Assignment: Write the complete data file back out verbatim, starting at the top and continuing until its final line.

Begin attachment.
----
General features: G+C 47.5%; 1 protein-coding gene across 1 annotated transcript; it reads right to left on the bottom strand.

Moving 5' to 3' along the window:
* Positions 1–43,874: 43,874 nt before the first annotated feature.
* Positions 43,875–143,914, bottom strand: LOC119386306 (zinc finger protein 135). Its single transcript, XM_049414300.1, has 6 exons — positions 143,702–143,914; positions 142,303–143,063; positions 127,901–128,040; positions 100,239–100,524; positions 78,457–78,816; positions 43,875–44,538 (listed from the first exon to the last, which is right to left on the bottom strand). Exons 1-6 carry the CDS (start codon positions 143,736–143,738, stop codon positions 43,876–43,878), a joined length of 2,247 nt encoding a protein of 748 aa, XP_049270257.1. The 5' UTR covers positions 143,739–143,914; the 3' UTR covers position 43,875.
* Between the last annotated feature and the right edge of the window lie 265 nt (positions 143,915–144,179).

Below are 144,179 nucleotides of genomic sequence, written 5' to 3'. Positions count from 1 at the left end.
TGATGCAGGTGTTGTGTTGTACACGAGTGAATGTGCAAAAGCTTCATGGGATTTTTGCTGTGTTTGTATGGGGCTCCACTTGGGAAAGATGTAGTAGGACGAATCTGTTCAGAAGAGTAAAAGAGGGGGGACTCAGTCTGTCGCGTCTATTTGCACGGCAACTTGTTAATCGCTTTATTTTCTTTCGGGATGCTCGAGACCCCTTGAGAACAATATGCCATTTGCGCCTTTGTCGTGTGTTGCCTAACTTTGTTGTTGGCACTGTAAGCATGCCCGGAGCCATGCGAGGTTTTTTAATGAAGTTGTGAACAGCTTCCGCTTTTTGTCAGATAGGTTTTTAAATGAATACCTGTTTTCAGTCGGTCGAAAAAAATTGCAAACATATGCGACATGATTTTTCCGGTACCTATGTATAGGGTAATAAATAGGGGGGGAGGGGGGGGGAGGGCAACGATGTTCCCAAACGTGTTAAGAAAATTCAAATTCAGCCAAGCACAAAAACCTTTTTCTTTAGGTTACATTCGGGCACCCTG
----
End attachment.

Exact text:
General features: G+C 47.5%; 1 protein-coding gene across 1 annotated transcript; it reads right to left on the bottom strand.

Moving 5' to 3' along the window:
* Positions 1–43,874: 43,874 nt before the first annotated feature.
* Positions 43,875–143,914, bottom strand: LOC119386306 (zinc finger protein 135). Its single transcript, XM_049414300.1, has 6 exons — positions 143,702–143,914; positions 142,303–143,063; positions 127,901–128,040; positions 100,239–100,524; positions 78,457–78,816; positions 43,875–44,538 (listed from the first exon to the last, which is right to left on the bottom strand). Exons 1-6 carry the CDS (start codon positions 143,736–143,738, stop codon positions 43,876–43,878), a joined length of 2,247 nt encoding a protein of 748 aa, XP_049270257.1. The 5' UTR covers positions 143,739–143,914; the 3' UTR covers position 43,875.
* Between the last annotated feature and the right edge of the window lie 265 nt (positions 143,915–144,179).

Below are 144,179 nucleotides of genomic sequence, written 5' to 3'. Positions count from 1 at the left end.
TGATGCAGGTGTTGTGTTGTACACGAGTGAATGTGCAAAAGCTTCATGGGATTTTTGCTGTGTTTGTATGGGGCTCCACTTGGGAAAGATGTAGTAGGACGAATCTGTTCAGAAGAGTAAAAGAGGGGGGACTCAGTCTGTCGCGTCTATTTGCACGGCAACTTGTTAATCGCTTTATTTTCTTTCGGGATGCTCGAGACCCCTTGAGAACAATATGCCATTTGCGCCTTTGTCGTGTGTTGCCTAACTTTGTTGTTGGCACTGTAAGCATGCCCGGAGCCATGCGAGGTTTTTTAATGAAGTTGTGAACAGCTTCCGCTTTTTGTCAGATAGGTTTTTAAATGAATACCTGTTTTCAGTCGGTCGAAAAAAATTGCAAACATATGCGACATGATTTTTCCGGTACCTATGTATAGGGTAATAAATAGGGGGGGAGGGGGGGGGAGGGCAACGATGTTCCCAAACGTGTTAAGAAAATTCAAATTCAGCCAAGCACAAAAACCTTTTTCTTTAGGTTACATTCGGGCACCCTG